The Wild Date Palm by Diane Armstrong

Reviewed by Norrie Sanders

Some true stories deserve a novel. This is one of them. Even the title of Diane Armstrong’s latest novel is a clever and poignant take on a date palm that did not exist when the story took place, and an historian might overlook, but a novelist could see the romantic symbolism.

Palestine in 1910 was a place where Jews and Arabs co-existed under the watch of the  once mighty Ottoman empire. The last desperate kick of that empire was a particularly nasty one – the forced expulsion and mass murder of Armenians, a large Christian minority within Anatolia.   In fear of reprisals against other minorities, one small group of Jews in a Palestinian village saw the outbreak of the Great war as both threat and opportunity.

The opportunity was to help the Ottoman’s enemies – notably Britain – to defeat them and to perhaps  secure a permanent homeland in the middle east. The central figures are Jews from a village south east of Haifa (now in Israel), who decide to spy on the Turks and send vital military intelligence to the British.

At the same time, another minority in the empire, formed the Arab revolt under the leadership of Faisal ibn Hussein (later King of Iraq) and guided by the British officer, T.E. Lawrence. The Jews and the Arabs had a similar intent to overthrow the Ottomans, but both had their eyes on the same homeland, sowing the seeds for future conflict.

The facts and circumstances of the Jewish spy ring (Nili) are well documented and the main protagonists are important historical figures, particularly in Israel. The plot of the novel appears to adhere to the historical accounts, with the most notable departure being new names for the Jewish characters.

Shoshana” and her brother “Nathan” (Sarah and Aaron Aaronsohn) dominate the book, but for most of the time are in different countries. The novel form permits the exploration of topics only hinted at in the historic accounts – the dread of discovery by the Turks, frustrations with British incompetence,  conflicts amongst the villagers, Shoshana’s relationship with her sister “Leah” and lover “Eli” and the rivalry with Lawrence.

World War 1 in the Middle East offers a rich and unfamiliar tableau of exciting action and larger than life characters. One of them is Lawrence of Arabia. While researching this novel, I was fascinated to learn that he had actually visited Atlit and sketched the ruined crusader castle that dominates the coastline. But did he ever meet Sarah? We know that he met Sarah’s brother in Cairo and that during her visit to Cairo, British officers praised her beauty and courage, but the trail ends there, offering a writer of historical fiction the opportunity to explore the potential.  [p362, Author’s note].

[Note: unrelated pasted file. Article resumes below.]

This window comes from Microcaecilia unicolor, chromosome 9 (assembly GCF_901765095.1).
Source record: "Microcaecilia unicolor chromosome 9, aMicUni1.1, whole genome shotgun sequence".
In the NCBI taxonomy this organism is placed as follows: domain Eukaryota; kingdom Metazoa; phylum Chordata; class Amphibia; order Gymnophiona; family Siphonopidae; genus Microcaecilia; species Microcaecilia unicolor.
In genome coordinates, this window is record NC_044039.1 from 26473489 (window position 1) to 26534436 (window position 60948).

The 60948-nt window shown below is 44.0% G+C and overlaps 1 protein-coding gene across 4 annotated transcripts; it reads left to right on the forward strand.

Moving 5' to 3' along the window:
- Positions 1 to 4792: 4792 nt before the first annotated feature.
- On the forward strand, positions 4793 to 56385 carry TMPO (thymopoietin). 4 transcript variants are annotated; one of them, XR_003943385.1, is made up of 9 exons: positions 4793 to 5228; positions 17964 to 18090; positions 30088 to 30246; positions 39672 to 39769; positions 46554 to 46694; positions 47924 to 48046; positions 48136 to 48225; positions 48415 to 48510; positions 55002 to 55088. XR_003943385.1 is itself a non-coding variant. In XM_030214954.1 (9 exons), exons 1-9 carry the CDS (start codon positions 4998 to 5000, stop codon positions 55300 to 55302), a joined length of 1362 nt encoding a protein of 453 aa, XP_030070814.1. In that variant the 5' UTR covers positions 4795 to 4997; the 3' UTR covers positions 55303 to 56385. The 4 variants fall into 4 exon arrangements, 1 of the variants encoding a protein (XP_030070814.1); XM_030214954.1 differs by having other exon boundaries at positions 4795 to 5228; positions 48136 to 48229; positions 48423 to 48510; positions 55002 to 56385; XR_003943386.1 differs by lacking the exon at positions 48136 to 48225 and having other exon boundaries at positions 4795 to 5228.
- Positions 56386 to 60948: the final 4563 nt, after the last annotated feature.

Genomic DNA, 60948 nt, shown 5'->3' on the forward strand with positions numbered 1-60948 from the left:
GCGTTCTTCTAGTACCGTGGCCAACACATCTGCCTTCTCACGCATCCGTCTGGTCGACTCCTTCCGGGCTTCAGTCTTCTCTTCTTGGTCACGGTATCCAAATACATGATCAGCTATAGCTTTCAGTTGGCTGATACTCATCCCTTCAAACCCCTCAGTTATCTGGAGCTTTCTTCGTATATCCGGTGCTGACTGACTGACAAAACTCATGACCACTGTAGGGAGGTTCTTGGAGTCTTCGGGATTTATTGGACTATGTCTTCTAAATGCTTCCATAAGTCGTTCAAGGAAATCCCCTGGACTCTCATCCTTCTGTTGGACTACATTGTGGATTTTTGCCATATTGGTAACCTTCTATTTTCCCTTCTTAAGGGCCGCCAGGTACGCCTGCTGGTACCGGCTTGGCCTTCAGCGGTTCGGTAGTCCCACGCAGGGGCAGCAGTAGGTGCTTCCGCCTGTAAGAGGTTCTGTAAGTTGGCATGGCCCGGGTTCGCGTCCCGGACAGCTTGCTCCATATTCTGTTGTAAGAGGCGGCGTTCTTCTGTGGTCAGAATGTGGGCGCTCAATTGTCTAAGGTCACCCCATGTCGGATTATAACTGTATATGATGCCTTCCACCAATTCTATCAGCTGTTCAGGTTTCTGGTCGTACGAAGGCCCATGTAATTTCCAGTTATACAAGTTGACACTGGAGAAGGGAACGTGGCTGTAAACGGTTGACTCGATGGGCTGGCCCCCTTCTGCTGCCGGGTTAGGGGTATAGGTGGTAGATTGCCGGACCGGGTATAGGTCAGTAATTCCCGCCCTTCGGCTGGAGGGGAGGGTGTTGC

The Wild Date Palm is a skilfully constructed story of a seminal time in Middle Eastern history. The re-creation of the human element – and particularly the bravery and single-minded determination of Shoshana – brings the narrative to life. Diane Armstrong may not have added to the historical record,  but she has transported readers into a fascinating and dangerous world and celebrated the lives of some true heroes.

Diane Armstrong is a child Holocaust survivor who arrived in Australia from Poland in 1948. An award-winning journalist and bestselling author….

Her first novel, Winter Journey, was published in 2004 and shortlisted for the 2006 Commonwealth Writers’ Prize. It has been published in the US, UK, Poland and Israel. Her second novel, Nocturne, was published in 2008 and won the Society of Women Writers Fiction Award. It was nominated for a major literary award in Poland. Empire Day, a novel set in post-war Sydney, was published in 2011, and The Collaborator, set in Hungary and Israel, was published in Australia, the United States and the United Kingdom in 2019. Dancing With the Enemy, set in Second World War Jersey was published in 2022.

 The Wild Date Palm

(April 2024)

by Diane Armstrong


ISBN: 978 186724 516 2

$32.99 (RRP Paperback); 384pp

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